Degenerative spondylolisthesis occurs when one vertebra slips forward on top of the vertebra below it, which can compress nerve roots and cause lower back pain or radiating pain. Degenerative spondylolisthesis is more common in people over the age of 50 and is the result of the aging process that weakens the spine. See how the degenerative spondylolisthesis process can narrow the spinal canal and cause pain and other symptoms.
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Degenerative spondylolisthesis is a condition in which one vertebral body slips forward on top of the vertebral body below it, as a result of aging processes that weaken the spine. As a person ages, spinal discs tend to weaken and dry out, leading to arthritis that weakens the ligaments and joints of the spine.
As the facet joints at the back of the spine weaken, a vertebra may slip forward over the one below it. Degenerative spondylolisthesis occurs most frequently at the L4-L5 or L3-L4 segments of the spine, though it can occur at one to three levels simultaneously, and rarely in the cervical spine.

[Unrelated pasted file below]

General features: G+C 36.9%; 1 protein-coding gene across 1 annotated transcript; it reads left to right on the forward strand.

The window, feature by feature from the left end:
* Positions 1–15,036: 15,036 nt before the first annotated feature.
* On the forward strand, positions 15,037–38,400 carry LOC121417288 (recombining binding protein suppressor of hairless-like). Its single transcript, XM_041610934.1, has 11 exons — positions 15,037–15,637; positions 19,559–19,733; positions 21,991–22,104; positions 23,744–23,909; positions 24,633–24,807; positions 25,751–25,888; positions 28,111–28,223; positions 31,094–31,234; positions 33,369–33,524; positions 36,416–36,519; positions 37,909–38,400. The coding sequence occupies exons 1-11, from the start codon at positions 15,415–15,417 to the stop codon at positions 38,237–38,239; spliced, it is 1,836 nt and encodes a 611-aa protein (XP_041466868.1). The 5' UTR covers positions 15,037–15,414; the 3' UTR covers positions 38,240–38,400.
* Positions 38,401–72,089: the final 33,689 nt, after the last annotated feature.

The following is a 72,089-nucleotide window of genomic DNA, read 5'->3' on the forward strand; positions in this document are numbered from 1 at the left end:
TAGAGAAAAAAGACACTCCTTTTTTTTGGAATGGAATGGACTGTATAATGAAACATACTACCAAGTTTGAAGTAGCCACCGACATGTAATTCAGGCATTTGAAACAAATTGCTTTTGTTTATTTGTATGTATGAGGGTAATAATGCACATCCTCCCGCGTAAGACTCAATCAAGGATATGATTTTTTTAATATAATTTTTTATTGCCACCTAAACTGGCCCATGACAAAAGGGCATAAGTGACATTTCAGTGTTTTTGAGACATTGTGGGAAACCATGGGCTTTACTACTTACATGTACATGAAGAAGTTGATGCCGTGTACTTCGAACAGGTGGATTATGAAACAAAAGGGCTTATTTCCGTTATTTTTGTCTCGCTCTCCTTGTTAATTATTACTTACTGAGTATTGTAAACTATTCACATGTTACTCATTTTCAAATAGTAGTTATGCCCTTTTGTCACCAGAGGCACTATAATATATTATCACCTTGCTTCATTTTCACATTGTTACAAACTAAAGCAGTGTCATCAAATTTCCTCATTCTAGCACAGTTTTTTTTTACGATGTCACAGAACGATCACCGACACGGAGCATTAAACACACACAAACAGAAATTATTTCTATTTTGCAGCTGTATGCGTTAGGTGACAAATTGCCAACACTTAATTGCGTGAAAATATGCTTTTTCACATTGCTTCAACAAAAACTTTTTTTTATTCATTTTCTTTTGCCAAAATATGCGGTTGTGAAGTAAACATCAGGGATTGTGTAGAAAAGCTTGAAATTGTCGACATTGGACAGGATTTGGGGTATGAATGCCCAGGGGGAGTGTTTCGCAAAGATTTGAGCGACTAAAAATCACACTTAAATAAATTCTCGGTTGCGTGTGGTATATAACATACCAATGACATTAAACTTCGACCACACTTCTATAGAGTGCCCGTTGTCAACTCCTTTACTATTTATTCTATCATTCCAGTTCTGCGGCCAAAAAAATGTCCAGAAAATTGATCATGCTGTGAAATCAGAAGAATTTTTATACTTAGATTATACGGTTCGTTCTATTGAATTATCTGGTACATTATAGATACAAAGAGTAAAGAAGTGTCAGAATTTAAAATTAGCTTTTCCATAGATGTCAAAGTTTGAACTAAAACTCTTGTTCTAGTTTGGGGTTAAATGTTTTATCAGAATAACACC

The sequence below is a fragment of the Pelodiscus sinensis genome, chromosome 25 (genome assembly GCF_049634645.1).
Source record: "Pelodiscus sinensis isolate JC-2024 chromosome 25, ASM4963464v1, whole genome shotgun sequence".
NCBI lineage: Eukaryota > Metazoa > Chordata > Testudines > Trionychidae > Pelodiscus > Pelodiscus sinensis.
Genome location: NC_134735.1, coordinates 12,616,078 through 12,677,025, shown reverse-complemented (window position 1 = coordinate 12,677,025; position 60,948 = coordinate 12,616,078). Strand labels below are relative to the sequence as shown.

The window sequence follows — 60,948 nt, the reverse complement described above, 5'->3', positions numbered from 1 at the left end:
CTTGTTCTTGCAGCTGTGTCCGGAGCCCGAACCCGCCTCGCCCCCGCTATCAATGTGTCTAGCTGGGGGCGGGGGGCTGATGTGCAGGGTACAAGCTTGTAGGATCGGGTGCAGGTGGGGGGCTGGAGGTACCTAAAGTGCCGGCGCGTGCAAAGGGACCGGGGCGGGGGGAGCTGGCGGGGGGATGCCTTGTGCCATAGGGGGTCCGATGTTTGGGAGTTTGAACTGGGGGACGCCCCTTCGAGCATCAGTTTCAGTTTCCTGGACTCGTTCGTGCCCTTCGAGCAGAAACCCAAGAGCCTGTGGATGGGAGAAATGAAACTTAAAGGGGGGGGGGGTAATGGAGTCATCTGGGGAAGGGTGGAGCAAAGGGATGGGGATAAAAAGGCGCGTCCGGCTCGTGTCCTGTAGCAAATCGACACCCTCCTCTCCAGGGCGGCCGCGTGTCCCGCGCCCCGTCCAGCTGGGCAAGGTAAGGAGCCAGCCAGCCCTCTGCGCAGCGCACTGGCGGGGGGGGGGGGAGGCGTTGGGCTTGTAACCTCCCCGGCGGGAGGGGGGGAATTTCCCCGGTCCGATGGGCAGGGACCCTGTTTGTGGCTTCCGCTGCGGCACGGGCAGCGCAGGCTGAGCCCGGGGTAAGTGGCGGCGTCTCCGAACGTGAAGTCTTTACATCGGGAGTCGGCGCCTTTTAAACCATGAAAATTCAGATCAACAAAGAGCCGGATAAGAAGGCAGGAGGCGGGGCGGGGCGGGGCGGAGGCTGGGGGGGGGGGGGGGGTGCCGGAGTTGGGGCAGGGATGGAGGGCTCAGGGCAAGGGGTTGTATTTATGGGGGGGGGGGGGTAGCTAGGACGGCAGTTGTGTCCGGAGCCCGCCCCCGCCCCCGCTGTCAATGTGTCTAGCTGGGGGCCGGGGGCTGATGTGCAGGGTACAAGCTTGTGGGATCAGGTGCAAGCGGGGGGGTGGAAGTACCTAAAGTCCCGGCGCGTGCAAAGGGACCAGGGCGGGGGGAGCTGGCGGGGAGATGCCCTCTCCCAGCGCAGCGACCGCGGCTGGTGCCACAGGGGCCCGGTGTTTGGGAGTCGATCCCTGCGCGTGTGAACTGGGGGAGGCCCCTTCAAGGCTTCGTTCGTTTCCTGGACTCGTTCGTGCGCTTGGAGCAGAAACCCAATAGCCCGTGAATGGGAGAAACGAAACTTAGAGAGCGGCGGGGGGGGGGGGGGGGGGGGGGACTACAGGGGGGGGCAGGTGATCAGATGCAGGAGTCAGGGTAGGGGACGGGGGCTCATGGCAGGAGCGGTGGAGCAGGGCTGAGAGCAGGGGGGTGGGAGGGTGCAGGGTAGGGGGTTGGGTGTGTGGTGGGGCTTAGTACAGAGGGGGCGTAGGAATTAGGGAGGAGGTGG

Many people do not have symptoms from degenerative spondylolisthesis. The most common source of pain from degenerative spondylolisthesis comes from a narrowing of the spinal canal. When the vertebra slips forward, it can compress nerve roots and cause low back pain or radiating pain.
Patients may also have a tired feeling in the legs or difficulty walking as a result of pinched nerves or tight hamstrings. Degenerative spondylolisthesis is linked to a number of other conditions, including arthritis and degenerative disc disease. Understanding its causes and symptoms is important to developing a treatment program with a doctor.